Where are we heading?

The rise of a public dialogue, the increasing number of gay-Muslim organizations, and the success of the first Muslim gay bar have no doubt made it easier for gay Muslims in Amsterdam to feel accepted. But can we safely say that it is now easier for a young Muslim to reveal that he or she is gay? How large is the group of people that chooses not to use these support organizations, instead remaining at home with a secret? These questions remain difficult to answer.

Efforts to reach this population should be strengthened. An important player in the debate on Islam and homosexuality in Amsterdam is Ahmed Marcouch, a local labor politician from Moroccan descent who was recently elected to the Dutch Parliament. Marcouch is one of the most vocal advocates within the Moroccan community for tolerance towards homosexuality. In his city district of Amsterdam West, he has led several discussions between Muslims and gays, organized a soccer match between a team of Moroccan youth and homosexuals, participated in some of the Dialogue discussions, and even lobbied to open the city’s second gay-Muslim bar in the Slotervaart neighborhood in Amsterdam.

Fatima Elatik, another politician of Moroccan descent, advocates more tolerance of homosexuality within the Muslim community. She prides herself on being the only known Muslim woman to have presided over the marriage of a gay couple. Other noteworthy politicians in this discussion are the Mayor of Rotterdam, Ahmed Aboutaleb, and former Secretary of State, Nebahat Albayrak, who come from Islamic backgrounds and currently advocate for gay rights within Muslim circles. Although these advocates are essential to the current debate, one glaring flaw is the absence of public figures who are openly gay and Muslim. Right now, there is no such person. The rise of gay Muslims in this public sphere may lead to greater acceptance, and ultimately emancipation, for this group..

Also important to consider is the relatively low number of women found among the gay-Muslim individuals that seek support. Men are better represented in this discussion because women are often less visible in traditional Muslim culture; they represent a minority within a minority within a minority. Because their roles are frequently subservient to those of men, gay women rarely have the liberty or means to find support from these existing organizations. It could therefore be argued that any true emancipation of homosexuals within Muslim traditional culture must occur alongside the emancipation of women.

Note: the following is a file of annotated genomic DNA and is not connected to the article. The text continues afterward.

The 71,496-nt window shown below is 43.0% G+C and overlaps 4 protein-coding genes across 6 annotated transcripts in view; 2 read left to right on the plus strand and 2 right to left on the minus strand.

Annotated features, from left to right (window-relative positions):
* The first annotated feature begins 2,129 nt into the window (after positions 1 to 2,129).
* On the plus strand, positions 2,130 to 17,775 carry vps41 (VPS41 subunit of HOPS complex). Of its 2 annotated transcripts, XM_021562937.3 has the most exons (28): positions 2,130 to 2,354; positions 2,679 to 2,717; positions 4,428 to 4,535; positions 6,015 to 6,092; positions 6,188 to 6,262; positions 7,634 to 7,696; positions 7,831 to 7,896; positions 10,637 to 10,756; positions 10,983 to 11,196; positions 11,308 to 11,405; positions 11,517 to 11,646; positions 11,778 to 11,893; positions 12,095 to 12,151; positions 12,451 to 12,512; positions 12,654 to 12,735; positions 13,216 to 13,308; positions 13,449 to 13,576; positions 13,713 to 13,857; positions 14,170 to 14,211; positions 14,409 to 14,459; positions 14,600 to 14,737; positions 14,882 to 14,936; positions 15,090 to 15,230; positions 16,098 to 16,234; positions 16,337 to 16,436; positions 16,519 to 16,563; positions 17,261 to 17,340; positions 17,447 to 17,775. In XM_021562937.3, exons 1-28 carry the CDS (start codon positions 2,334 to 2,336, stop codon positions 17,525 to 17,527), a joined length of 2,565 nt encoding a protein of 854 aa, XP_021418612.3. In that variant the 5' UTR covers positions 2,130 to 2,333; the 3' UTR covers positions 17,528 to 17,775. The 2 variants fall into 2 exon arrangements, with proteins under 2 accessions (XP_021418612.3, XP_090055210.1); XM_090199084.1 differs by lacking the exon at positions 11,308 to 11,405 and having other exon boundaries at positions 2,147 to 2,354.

We must remind ourselves that being gay and Muslim in Amsterdam cannot be placed in a box; it is not one identity. In the end, those people are much more than gay Muslims in Amsterdam. At some point during our incessant and dramatic questioning about the reconciliation of identities, Salim sighed, grinned, and reminded us: “Everyone has problems in their lives. Sometimes you worry about other things, like how much money you make. It’s not always about being gay and Muslim.” In short, Poria had oversimplified the issue in Café De Heuvel that late Monday evening. The conversation is not simply about “combining” being Muslim and gay. It’s about growing and developing into one’s own complicated, ever-evolving identity, and respecting that same process in other human beings – gay, Muslim, or otherwise.

References

Interviews

Dobrowolski-Onclin, Krzysztof. Coordinator of Education on Acceptance, COC Amsterdam. Amsterdam, Netherlands. June 24, 2010.

Polak, Sharon. Director and Founder, Dander Consulting Firm. Amsterdam, Netherlands. June 24, 2010.

Poria. Dutch citizen. Amsterdam, Netherlands. June 21, 2010.

Salib, Atef. Owner, Habibi Ana. Amsterdam, Netherlands.

“Salim.” Dutch citizen. Amsterdam, Netherlands. June 22, 2010.

Veenis, Els. Policy Officer at the Ministry for Education, Culture and Science. Interview by email. June 22, 2010.

Schorer. Employee, Schorer’s Safe Harbor. Amsterdam, Netherlands. June 22, 2010.

Websites

The Dialogue. http://www.dedialoog.nl

“Respect to Love”. http://www.respect2love.nl

Safe Harbor: Veilige-Haven.nl

Other

Ministry of Education, Culture and Research. Simply Gay: Dutch Government's LGBT Policy Report. 2008 – 2011. The Hague:2007.

Social Cultural Planning Agency (SCP). Gewoon Anders. The Hague:June 2010.

Social Cultural Planning Agency (SCP). Monitoring Acceptance of Homosexuality in the Netherlands. The Hague: March 2010.